Jigsaw puzzles are technically finite (there's only 1000 pieces in a box), but I wonder if there is still something to learn from puzzle building strategy when approaching a software design problem with theoretically infinite possibilities.  How can you quickly explore the design space so that you focus your effort on the design decisions that matter most?  Is it possible to efficiently draw a boundary around the seemingly limitless design options of a software system?

Wednesday, March 13, 2013

Play Telephone with your Architecture Description

The game starts with a simple phrase.

I heard that Sally ate nine cooked crabs and a plate of shoestring potatoes but later decided that eating crabs was wrong.

You tell the next person, quietly so no one else can hear.

I heard that Sally ate nine cooked crabs with a plate of shoestringed potatoes and decided eating crabs is wrong.

And that person tells someone else.

Sally ate nine cooked crabs with shoestring potatoes and she thinks eating crabs is wrong.

Who tells someone else.

Sally ate nine cooked crabs with sho-shu potatoes and she tin cans wrong.

And in theory, the last person hears the same message as the first person.

Ally ate nine crooked crabs with shoo-shoo potatoes and something about tin cans singing songs.

But it almost never works out that way in practice.


Tuesday, February 26, 2013

High Ceremony Software Architecture Kills Collaboration

I was a panelist on the "Architecture and Collaboration" panel at the SATURN 2012 conference in St. Petersburg, Florida this past May. For the panel I was asked to provide a single slide stating my position. This was my first time sitting on a panel and the first time I was ever required to have a clear "position" on a subject. It took a long time and a lot of thinking before I finally was able to A) understand what my own position was, B) have a position that would differentiate me from other panelists (we all by and large have the same opinions toward architecture and collaboration), and C) articulate it in such a way that I could fit it on one slide.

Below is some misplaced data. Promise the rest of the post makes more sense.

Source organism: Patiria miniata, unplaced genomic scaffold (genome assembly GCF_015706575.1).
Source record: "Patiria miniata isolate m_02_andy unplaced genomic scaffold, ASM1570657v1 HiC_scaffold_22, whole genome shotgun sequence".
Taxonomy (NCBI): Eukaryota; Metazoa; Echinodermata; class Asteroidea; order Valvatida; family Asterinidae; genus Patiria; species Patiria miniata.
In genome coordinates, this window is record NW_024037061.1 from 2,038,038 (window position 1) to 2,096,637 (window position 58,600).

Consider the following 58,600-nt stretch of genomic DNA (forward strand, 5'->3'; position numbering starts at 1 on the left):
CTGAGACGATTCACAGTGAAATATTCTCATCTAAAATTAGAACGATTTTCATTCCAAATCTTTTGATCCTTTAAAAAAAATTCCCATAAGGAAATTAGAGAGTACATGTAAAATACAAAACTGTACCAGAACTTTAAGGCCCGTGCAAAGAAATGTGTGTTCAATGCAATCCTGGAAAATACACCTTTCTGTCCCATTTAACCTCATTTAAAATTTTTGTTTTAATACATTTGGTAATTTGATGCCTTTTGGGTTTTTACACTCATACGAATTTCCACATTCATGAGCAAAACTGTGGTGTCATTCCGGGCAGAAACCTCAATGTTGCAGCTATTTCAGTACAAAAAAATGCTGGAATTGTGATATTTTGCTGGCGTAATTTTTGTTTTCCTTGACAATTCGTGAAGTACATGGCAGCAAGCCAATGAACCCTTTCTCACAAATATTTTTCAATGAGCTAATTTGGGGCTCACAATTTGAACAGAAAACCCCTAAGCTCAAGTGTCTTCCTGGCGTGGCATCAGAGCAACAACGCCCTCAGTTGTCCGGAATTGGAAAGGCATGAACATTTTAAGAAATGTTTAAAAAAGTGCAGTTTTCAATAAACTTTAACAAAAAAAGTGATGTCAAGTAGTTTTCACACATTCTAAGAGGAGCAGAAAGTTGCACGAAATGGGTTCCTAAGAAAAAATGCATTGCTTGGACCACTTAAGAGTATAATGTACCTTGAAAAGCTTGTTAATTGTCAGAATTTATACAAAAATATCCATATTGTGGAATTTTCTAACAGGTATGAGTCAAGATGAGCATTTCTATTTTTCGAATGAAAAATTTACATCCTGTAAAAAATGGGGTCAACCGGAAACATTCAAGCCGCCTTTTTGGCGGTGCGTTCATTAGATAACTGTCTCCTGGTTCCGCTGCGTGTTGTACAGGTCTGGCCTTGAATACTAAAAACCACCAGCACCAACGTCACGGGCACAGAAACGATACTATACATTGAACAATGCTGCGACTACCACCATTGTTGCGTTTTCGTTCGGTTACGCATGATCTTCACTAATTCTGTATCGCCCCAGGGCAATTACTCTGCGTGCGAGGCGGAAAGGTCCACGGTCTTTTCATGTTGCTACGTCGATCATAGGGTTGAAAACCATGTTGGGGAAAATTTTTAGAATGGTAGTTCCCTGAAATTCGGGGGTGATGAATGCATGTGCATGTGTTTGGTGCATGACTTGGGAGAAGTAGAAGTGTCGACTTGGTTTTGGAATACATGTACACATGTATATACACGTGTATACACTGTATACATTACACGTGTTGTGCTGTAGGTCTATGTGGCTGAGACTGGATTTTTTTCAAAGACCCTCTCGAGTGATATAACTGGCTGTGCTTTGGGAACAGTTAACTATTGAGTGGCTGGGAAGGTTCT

My position was simple, clocking in at 4 words: "High ceremony suffocates collaboration."

Saturday, February 16, 2013

Reflection on Past Essays and the Path Forward

After a few years of paid hosting, I’m moving my blog to Google Blogger. When I first bought hosting I imagined all of the interesting, amazing web applications I could build. Sure, I built a few things here and there, but over time the web evolved and the free tools available have improved greatly.

As a part of the migration I moved all posts and comments, doing my best to keep everything as true to the original post as possible. In the case of comments, I migrated the exact text you left along with your name and web address. Unfortunately this means your gravatar ID verification will be lost and nothing will be connected to Google or Google+ IDs. This really makes it obvious how difficult the whole idea of “identity” can be on the web.  If you see a problem, let me know and I'll fix it.

You might also some notice some hiccups in the RSS feed (including a Twitter blast), and for that I apologize. Though, maybe thanks to these hiccups you will take a few moments to read some past posts. I’ve had a good time re-reading old essays and seeing how much I’ve changed over the past few years. And how much I’ve stayed the same.

With this in mind, and with it being a new year, I thought this would be an excellent time to reflect on the trends and ideas I’ve written about over the past three years. All told that’s about 40 essays worth of content.